Herb Robert deserves a second look

·2-min read
 (Isabel Hardman)
(Isabel Hardman)

Herb Robert, geranium robertianum, is a very fine wild flower. If it didn’t grow so abundantly where it pleases, gardeners would prize it, not least because it enjoys dry shade in a way that few other plants do.

There are plenty of wild geranium species in this country. The meadow cranesbill, geranium pratense, has large purple-blue flowers and enjoys grassy places like Barnes Common. The hedgerow cranesbill, geranium pyrenaicum, has much smaller flowers held in twins on long stalks.

 (Isabel Hardman)
(Isabel Hardman)

You can often find alongside herb Robert a very similar-looking species called shining cranesbill, geranium lucidum, with rounder, glossier leaves. It spreads by its exploding seed pods, which send the seeds up to 10 metres away from the plant. You can often see it growing in gutters, thanks to the power of the flying seeds.

Herb Robert grows very happily in woodlands, on walls and in pavement cracks and there is a particularly fine spread of it on the tracks at Clapham Junction at the moment. A member of the geranium or cranesbill family, it has the same sort of five-petalled, pleasingly marked pink flowers as many of its cultivated cousins.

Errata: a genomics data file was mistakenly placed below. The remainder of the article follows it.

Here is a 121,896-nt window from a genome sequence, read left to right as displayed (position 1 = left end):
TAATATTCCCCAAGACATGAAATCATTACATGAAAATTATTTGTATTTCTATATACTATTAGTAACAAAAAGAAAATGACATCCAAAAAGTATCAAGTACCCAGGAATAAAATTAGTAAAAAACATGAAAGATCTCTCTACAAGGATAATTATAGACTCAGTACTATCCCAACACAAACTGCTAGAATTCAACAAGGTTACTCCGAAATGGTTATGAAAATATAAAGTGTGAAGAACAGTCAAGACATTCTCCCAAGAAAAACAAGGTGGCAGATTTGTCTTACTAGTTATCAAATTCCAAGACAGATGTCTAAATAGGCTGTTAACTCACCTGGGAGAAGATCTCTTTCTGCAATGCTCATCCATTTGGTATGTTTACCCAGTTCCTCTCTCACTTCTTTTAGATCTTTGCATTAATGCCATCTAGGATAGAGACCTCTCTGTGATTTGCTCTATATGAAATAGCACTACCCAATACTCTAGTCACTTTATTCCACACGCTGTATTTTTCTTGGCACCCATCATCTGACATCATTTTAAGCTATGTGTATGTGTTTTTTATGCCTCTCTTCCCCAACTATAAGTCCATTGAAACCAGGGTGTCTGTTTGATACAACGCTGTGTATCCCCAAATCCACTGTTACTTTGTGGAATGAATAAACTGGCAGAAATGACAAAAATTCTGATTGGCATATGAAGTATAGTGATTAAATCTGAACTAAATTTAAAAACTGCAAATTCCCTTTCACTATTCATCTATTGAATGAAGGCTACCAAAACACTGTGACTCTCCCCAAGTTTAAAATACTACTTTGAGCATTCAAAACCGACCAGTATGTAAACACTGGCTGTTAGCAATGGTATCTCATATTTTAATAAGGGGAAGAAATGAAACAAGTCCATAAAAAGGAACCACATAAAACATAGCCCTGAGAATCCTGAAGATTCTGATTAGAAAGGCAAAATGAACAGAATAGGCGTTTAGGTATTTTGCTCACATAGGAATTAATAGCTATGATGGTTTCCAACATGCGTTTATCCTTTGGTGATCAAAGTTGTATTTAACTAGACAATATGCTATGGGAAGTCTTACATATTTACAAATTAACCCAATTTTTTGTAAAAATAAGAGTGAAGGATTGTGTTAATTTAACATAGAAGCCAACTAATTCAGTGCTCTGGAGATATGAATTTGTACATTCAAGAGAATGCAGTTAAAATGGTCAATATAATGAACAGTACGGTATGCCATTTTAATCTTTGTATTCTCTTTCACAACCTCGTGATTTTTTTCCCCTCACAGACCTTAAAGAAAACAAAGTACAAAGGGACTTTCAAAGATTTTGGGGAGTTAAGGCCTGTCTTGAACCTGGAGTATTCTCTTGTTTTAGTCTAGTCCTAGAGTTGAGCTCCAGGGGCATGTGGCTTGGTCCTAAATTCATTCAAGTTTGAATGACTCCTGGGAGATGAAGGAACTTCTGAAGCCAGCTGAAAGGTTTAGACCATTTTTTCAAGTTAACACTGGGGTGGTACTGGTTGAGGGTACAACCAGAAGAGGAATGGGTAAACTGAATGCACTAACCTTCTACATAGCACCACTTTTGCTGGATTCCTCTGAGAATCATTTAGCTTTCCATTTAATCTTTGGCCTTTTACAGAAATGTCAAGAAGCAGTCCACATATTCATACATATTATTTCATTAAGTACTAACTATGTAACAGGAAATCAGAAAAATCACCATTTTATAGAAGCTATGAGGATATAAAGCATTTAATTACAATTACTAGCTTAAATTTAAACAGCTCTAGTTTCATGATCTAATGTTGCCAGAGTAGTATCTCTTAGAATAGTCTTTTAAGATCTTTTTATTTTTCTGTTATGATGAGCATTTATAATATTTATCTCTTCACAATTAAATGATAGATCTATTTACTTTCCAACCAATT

It also has finely cut leaves like those showier garden plants, but with one advantage. This foliage often turns a striking red colour. The train track plants have already gone crimson in the bright summer sun. It is a beautiful spectacle and one we would treasure in a plant we’d put in the ground ourselves.

Why don’t we like herb Robert? Well, partly it’s that this wild flower gardens itself. And then there’s the fact that its foliage, while very pretty, does have a musty, mousey smell when bruised.

I’m delighted whenever it turns up on my plot and happily welcome it as a plant that’ll get on with the business of growing in places where few others bother. It is a beautiful corrective to our controlling tendencies towards nature, and worthy of far more admiration than it gets.

Isabel Hardman is assistant editor of the Spectator and author of The Natural Health Service

Have you noticed any wild geraniums in the city? Let us know in the comments below.

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